Over the last two decades, there has been a gradual shift from orthopaedic surgeons performing complex microsurgery such as microvascular tissue transfer (as was common in the 1970's) to plastic surgeons predominately performing microsurgical tissue transfers.[6] At this time, orthopaedic hand and microvascular fellowships may or may not prepare fellows adequately to perform the full spectrum of reconstructive microsurgery including revascularisation, replantation and complex free tissue transfer which are vitally important to optimise limb salvage and functional outcomes in a variety of upper and lower extremity conditions [Figure 1]. Our publication in 2007 outlined the diminution of American Society for Surgery of the Hand (ASSH) members performing replantation and elective microsurgery and substantiated claims made by the 2006 Institute of Medicine report that highlighted the crisis of inadequate emergency surgical care in the United States that included care of the mutilated hand.[7],[8] As a result of this study, a partnership was established between ASSH and the American College of Surgeons which has led to changes in Level I centre guidelines mandating 24/7/365 care of the mutilated hand and other microvascular emergencies. Based on our work a regional hand trauma care system has been established that will be capable of providing microvascular surgery at designated hand trauma centres throughout the United States.
Figure 1: (a and b) A 7-year-old patient had incomplete amputation of the arm at the level of mid-humerus. (c-f) Underwent microvascular repair using a shunt and then reversed saphenous vein graft, fasciotomy, neural repair of median and radial nerve and osteosynthesis for humeral fixation as well as skin grafting. (g) Underwent endoscopic tissue expansion for aesthetic recontouring and treatment of keloid. (h and i) Aesthetic and functional result at 1 year

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As more experience was gained in digital replantation, major limb replantation and salvage of mutilating injuries, the concepts of microsurgery were broadened to include autologous tissue transplantation.[9],[10],[11],[12] The development of ‘free tissue transfer’ was introduced by Daniel and Taylor in 1973 when the first groin flap was reported, ushering in a new era of reconstructive surgery. Reconstructive microsurgery began with revascularisation and microneural repair, which led to our ability to perform autologous tissue transfer and has now expanded further with the application of vascularised composite tissue allotransplantation.[13]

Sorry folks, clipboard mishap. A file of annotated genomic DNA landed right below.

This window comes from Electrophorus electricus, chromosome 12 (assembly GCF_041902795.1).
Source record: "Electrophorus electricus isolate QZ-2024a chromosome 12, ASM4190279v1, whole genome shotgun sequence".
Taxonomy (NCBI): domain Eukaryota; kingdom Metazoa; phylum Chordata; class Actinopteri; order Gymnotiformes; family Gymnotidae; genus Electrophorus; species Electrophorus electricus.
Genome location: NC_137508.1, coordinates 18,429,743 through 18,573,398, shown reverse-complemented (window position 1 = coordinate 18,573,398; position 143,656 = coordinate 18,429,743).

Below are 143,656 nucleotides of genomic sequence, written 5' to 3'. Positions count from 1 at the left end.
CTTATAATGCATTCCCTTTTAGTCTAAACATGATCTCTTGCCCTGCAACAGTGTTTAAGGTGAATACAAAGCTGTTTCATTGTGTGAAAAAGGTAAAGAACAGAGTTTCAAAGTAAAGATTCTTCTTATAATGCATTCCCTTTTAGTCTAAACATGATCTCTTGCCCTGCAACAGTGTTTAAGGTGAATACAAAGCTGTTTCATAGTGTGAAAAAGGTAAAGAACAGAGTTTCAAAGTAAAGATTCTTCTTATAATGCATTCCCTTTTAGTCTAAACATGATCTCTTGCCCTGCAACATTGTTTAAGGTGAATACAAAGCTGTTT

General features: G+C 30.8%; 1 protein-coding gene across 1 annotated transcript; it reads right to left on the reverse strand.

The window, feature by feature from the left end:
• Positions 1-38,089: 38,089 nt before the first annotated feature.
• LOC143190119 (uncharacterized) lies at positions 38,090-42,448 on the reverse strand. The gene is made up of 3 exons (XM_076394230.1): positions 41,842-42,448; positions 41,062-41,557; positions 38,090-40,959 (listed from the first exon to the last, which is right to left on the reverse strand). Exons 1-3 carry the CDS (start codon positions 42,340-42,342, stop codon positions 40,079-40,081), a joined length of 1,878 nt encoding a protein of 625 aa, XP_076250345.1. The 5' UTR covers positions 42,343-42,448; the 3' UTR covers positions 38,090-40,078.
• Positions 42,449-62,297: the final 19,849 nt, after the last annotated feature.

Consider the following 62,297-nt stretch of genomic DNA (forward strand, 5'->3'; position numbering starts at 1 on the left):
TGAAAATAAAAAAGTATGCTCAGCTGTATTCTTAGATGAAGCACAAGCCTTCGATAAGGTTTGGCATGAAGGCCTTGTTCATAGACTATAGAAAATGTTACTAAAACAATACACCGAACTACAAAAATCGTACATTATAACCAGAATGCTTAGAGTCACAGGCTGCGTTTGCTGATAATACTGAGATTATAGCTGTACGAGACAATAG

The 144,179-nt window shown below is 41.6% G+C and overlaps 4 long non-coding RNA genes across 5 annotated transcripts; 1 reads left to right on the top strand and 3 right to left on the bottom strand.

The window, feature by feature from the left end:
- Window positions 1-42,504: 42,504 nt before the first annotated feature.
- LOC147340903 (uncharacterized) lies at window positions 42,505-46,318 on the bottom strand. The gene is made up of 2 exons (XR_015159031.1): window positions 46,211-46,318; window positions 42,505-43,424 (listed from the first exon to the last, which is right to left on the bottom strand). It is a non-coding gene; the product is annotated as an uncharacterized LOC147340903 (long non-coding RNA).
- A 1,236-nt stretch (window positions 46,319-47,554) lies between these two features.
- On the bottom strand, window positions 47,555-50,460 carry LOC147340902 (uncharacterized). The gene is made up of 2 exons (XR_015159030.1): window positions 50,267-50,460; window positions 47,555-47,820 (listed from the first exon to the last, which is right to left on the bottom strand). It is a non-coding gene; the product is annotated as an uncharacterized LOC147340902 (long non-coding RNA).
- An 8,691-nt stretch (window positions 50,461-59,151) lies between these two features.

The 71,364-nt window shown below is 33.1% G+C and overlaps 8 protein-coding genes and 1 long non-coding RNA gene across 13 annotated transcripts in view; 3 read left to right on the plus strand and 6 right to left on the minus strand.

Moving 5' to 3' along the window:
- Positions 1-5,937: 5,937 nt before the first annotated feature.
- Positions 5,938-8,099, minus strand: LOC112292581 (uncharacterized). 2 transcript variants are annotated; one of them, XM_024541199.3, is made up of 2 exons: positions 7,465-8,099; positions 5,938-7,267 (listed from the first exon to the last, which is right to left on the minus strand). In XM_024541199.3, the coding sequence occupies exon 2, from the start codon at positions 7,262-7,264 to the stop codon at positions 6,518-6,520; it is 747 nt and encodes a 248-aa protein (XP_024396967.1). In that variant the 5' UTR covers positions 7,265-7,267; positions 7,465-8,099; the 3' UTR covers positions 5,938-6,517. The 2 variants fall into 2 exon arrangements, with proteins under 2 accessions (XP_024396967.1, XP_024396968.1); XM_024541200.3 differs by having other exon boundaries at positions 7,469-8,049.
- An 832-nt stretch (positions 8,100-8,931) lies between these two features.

Throughout surgical history, efforts to treat a variety of disorders of the upper and lower extremity have been essentially reconstructive, substituting autologous tissues (as a pedicle or free flap) or non-vascularised allografts (bone, tendon nerve) tissue to repair extremities impaired by trauma, tumour, sepsis or congenital differences. Currently, restorative surgery is possible using vascularised composite allotransplantation (VCA) to completely restore all missing structures. Hand, arm and lower limb vascularised composite tissue allotransplantation have been performed with varying degrees of function reestablished in select patients.[14]

  The Development of Orthoplastic Surgery Top

The evolution of surgical specialties began at the conclusion of the 19th century. The origins of reconstructive plastic surgery were based on care for the war injured during World War I. Considered the father of reconstructive plastic surgery, Sir Harold Gillies’ principles to ‘replace like in kind’, were based on treatment of soldiers injured during trench warfare. Modern advances in surgery such as implant arthroplasty, rigid osteosynthesis, aesthetic surgery and microsurgery have resulted in surgical disciplines developing their own specialty societies such as the ASSH, Orthopaedic Trauma Association, American Society for Reconstructive Microsurgery, and the American Society of Plastic Surgery.

Probably, the first modern orthopaedic/plastic surgery collaboration occurred between orthopaedic surgeon W. Arbuthnot Lane and plastic surgeon Sir Harold Gillies. In 1919, Lane wrote the preface for Gillies’ first textbook on plastic surgery. The trauma experience of surgeons in World War I, World War II (Sterling Bunnell), Vietnam (George Omer) and more recently in Afghanistan and Iraq (Dana Covey, Scott Tintle, Kyle Potter) has led to a number of advancements in orthopaedic and plastic surgery.[15] Orthopaedics is a discipline that is by definition predominately dedicated to musculoskeletal function and biomechanics. Plastic surgery is a discipline that is dedicated to soft-tissue reconstruction and aesthetics. We first defined the integration of these two specialties and refer to this field as ‘orthoplastic surgery’ and defined it as: A treatment approach that requires the principles and practices of both specialties of orthopaedic surgery and plastic surgery to be applied to clinical problems simultaneously.[16]